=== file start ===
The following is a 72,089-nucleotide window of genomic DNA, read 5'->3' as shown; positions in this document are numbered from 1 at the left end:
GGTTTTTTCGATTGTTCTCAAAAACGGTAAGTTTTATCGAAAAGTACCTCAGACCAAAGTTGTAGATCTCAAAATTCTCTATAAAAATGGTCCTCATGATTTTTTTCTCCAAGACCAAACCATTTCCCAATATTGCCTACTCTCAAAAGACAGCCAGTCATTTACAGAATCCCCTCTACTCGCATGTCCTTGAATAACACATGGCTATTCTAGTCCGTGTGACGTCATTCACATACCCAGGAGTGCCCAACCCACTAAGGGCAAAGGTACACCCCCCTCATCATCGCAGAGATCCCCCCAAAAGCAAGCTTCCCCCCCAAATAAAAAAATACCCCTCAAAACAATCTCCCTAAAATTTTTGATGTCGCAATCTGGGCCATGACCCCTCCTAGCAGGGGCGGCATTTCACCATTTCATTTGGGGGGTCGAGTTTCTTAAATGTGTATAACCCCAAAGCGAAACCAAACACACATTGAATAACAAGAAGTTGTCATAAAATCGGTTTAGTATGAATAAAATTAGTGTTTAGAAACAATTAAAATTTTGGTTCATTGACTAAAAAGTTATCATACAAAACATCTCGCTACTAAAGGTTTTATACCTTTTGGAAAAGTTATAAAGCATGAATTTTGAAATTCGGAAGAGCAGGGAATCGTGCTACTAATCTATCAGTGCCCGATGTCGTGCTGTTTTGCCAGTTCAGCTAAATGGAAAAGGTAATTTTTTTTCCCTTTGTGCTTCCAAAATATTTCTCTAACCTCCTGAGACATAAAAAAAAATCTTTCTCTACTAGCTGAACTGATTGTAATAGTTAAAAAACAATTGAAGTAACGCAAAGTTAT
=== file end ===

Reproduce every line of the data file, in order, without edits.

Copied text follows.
The following is a 72,089-nucleotide window of genomic DNA, read 5'->3' as shown; positions in this document are numbered from 1 at the left end:
GGTTTTTTCGATTGTTCTCAAAAACGGTAAGTTTTATCGAAAAGTACCTCAGACCAAAGTTGTAGATCTCAAAATTCTCTATAAAAATGGTCCTCATGATTTTTTTCTCCAAGACCAAACCATTTCCCAATATTGCCTACTCTCAAAAGACAGCCAGTCATTTACAGAATCCCCTCTACTCGCATGTCCTTGAATAACACATGGCTATTCTAGTCCGTGTGACGTCATTCACATACCCAGGAGTGCCCAACCCACTAAGGGCAAAGGTACACCCCCCTCATCATCGCAGAGATCCCCCCAAAAGCAAGCTTCCCCCCCAAATAAAAAAATACCCCTCAAAACAATCTCCCTAAAATTTTTGATGTCGCAATCTGGGCCATGACCCCTCCTAGCAGGGGCGGCATTTCACCATTTCATTTGGGGGGTCGAGTTTCTTAAATGTGTATAACCCCAAAGCGAAACCAAACACACATTGAATAACAAGAAGTTGTCATAAAATCGGTTTAGTATGAATAAAATTAGTGTTTAGAAACAATTAAAATTTTGGTTCATTGACTAAAAAGTTATCATACAAAACATCTCGCTACTAAAGGTTTTATACCTTTTGGAAAAGTTATAAAGCATGAATTTTGAAATTCGGAAGAGCAGGGAATCGTGCTACTAATCTATCAGTGCCCGATGTCGTGCTGTTTTGCCAGTTCAGCTAAATGGAAAAGGTAATTTTTTTTCCCTTTGTGCTTCCAAAATATTTCTCTAACCTCCTGAGACATAAAAAAAAATCTTTCTCTACTAGCTGAACTGATTGTAATAGTTAAAAAACAATTGAAGTAACGCAAAGTTAT